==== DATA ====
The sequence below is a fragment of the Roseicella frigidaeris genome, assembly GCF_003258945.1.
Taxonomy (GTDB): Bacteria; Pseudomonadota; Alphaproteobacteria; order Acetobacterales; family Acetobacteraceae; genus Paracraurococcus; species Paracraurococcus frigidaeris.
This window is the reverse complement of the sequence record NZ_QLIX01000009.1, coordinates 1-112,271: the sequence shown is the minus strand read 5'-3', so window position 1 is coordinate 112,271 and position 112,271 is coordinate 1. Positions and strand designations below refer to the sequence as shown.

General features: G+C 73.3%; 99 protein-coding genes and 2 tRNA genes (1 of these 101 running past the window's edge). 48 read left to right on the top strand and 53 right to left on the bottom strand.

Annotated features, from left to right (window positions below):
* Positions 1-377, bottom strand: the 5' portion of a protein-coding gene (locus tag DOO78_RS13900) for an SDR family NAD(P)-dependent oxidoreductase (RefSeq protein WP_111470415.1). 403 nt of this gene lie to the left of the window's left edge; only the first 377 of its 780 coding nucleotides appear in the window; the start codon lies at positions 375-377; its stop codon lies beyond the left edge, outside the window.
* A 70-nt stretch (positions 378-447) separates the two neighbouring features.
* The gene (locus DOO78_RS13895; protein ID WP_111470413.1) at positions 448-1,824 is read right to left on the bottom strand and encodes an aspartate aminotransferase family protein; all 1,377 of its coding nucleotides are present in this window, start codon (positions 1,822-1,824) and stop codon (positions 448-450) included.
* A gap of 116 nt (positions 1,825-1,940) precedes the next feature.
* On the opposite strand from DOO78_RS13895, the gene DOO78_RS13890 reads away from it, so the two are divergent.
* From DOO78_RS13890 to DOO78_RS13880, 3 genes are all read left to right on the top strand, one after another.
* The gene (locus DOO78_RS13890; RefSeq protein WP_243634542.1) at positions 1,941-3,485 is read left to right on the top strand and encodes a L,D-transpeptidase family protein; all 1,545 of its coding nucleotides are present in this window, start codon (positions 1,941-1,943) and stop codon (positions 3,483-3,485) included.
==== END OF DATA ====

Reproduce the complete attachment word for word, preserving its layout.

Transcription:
The sequence below is a fragment of the Roseicella frigidaeris genome, assembly GCF_003258945.1.
Taxonomy (GTDB): Bacteria; Pseudomonadota; Alphaproteobacteria; order Acetobacterales; family Acetobacteraceae; genus Paracraurococcus; species Paracraurococcus frigidaeris.
This window is the reverse complement of the sequence record NZ_QLIX01000009.1, coordinates 1-112,271: the sequence shown is the minus strand read 5'-3', so window position 1 is coordinate 112,271 and position 112,271 is coordinate 1. Positions and strand designations below refer to the sequence as shown.

General features: G+C 73.3%; 99 protein-coding genes and 2 tRNA genes (1 of these 101 running past the window's edge). 48 read left to right on the top strand and 53 right to left on the bottom strand.

Annotated features, from left to right (window positions below):
* Positions 1-377, bottom strand: the 5' portion of a protein-coding gene (locus tag DOO78_RS13900) for an SDR family NAD(P)-dependent oxidoreductase (RefSeq protein WP_111470415.1). 403 nt of this gene lie to the left of the window's left edge; only the first 377 of its 780 coding nucleotides appear in the window; the start codon lies at positions 375-377; its stop codon lies beyond the left edge, outside the window.
* A 70-nt stretch (positions 378-447) separates the two neighbouring features.
* The gene (locus DOO78_RS13895; protein ID WP_111470413.1) at positions 448-1,824 is read right to left on the bottom strand and encodes an aspartate aminotransferase family protein; all 1,377 of its coding nucleotides are present in this window, start codon (positions 1,822-1,824) and stop codon (positions 448-450) included.
* A gap of 116 nt (positions 1,825-1,940) precedes the next feature.
* On the opposite strand from DOO78_RS13895, the gene DOO78_RS13890 reads away from it, so the two are divergent.
* From DOO78_RS13890 to DOO78_RS13880, 3 genes are all read left to right on the top strand, one after another.
* The gene (locus DOO78_RS13890; RefSeq protein WP_243634542.1) at positions 1,941-3,485 is read left to right on the top strand and encodes a L,D-transpeptidase family protein; all 1,545 of its coding nucleotides are present in this window, start codon (positions 1,941-1,943) and stop codon (positions 3,483-3,485) included.